Opioids are a major killer. This poison has infiltrated every part of the American heartland, especially the post-industrial Rust Belt and Appalachian coal country. Working-class white Americans whose parents and grandparents scorned the recreational drug users of the 1960s are now hopelessly addicted themselves. Trey Garrison and Richard McClure have published an easy-to-read book on this scourge’s origins and human impact.

The plague began with a single letter to the editor published on January 10, 1980 in The New England Journal of Medicine. This letter described a study which claimed that specific types of narcotics were found not to be addictive in most patients who had no prior addiction issues. The letter, however, “wasn’t supposed to be a carte blanche for opioids. It wasn’t even a real study. It was a large case anecdote” (p. 18). Yet, the letter was cited in medical literature hundreds of times to show that certain types of opioids were not addictive. The truth is that the claim only pertained to cases of acute pain where the opioids were being administered in the short term by medical professionals in a hospital, not by the patient themselves over a long period of time.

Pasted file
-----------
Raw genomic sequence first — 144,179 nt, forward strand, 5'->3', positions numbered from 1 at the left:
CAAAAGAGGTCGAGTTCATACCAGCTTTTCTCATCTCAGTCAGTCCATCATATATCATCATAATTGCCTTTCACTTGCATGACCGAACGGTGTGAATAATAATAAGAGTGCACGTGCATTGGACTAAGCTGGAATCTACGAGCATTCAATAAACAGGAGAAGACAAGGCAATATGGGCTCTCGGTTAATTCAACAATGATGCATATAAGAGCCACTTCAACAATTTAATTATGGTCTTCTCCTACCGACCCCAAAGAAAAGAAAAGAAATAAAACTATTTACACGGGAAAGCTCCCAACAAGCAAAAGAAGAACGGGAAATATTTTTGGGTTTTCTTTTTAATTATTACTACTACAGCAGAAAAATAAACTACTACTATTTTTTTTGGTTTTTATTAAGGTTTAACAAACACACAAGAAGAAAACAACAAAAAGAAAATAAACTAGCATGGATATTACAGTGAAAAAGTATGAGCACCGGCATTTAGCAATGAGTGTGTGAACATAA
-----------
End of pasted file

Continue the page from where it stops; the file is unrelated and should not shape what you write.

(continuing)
Then came the American Pain Foundation, which despite seeming respectable was actually a money-laundering front for Big Pharma. This organization pushed to make pain the fifth vital sign. Pain, however, is not a vital sign; it is a symptom of something that is wrong. Nonetheless, this push created a culture among doctors and patients to see pain as something to be eliminated through the routine use of painkillers.[…]

Opiates for America’s Heartland — Counter-Currents